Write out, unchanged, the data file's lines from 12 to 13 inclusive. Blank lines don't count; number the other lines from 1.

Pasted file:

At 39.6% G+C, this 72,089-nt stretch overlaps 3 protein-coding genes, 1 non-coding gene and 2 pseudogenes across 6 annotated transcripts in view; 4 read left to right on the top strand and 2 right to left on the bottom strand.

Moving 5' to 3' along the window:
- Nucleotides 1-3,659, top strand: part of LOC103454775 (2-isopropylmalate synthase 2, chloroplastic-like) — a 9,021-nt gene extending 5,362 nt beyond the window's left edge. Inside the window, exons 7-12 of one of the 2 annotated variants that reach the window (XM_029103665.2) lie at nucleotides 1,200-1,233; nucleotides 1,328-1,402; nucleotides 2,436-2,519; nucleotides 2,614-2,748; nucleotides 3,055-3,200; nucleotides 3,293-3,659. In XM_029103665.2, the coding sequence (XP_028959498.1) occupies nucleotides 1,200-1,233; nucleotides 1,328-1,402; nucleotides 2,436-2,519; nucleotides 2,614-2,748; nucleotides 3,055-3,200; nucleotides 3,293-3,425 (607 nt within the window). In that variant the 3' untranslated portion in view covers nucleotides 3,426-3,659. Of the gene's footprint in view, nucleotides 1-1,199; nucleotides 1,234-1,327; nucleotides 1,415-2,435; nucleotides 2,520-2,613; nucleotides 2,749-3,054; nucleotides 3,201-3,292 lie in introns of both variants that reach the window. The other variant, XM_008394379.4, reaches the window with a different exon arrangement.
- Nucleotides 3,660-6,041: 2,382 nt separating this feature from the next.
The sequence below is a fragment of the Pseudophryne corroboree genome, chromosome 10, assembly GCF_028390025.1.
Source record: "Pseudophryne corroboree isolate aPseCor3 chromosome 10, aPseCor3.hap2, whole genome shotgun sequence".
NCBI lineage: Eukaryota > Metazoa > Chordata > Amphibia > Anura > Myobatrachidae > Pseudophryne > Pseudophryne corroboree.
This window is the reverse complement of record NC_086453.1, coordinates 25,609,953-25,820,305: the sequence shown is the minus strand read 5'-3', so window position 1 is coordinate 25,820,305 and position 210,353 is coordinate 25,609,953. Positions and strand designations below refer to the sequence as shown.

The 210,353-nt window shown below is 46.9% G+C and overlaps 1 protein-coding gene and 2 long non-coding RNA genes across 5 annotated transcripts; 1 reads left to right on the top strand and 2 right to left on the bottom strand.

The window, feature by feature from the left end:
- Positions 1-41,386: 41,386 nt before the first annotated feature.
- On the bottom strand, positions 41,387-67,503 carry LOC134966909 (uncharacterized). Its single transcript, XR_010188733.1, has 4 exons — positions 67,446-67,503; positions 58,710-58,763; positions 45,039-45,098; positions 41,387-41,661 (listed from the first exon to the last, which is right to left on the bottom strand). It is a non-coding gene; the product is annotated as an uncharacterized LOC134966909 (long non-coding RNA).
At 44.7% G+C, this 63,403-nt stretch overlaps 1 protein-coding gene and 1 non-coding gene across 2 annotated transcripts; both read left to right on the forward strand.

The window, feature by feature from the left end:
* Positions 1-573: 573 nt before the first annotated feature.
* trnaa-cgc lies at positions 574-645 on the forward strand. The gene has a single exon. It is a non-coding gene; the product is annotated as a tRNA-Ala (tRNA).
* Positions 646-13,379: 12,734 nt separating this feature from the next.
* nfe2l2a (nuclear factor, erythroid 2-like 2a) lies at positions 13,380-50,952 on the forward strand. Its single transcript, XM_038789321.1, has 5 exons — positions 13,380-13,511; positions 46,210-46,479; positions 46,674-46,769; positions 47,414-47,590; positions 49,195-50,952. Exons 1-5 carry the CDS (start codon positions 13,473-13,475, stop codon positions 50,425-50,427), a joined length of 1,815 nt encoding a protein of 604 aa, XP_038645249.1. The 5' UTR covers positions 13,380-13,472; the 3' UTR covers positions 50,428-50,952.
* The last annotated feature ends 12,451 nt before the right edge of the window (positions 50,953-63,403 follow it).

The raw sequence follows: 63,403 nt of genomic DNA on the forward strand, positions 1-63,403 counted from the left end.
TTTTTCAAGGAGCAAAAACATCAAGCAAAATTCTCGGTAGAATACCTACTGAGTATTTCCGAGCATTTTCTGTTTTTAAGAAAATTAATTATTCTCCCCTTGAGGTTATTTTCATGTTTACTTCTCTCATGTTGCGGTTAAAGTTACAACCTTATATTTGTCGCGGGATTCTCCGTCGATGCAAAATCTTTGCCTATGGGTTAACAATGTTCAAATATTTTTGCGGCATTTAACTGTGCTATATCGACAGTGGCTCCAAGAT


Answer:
- On the bottom strand, positions 41,387-67,503 carry LOC134966909 (uncharacterized). Its single transcript, XR_010188733.1, has 4 exons — positions 67,446-67,503; positions 58,710-58,763; positions 45,039-45,098; positions 41,387-41,661 (listed from the first exon to the last, which is right to left on the bottom strand). It is a non-coding gene; the product is annotated as an uncharacterized LOC134966909 (long non-coding RNA).
At 44.7% G+C, this 63,403-nt stretch overlaps 1 protein-coding gene and 1 non-coding gene across 2 annotated transcripts; both read left to right on the forward strand.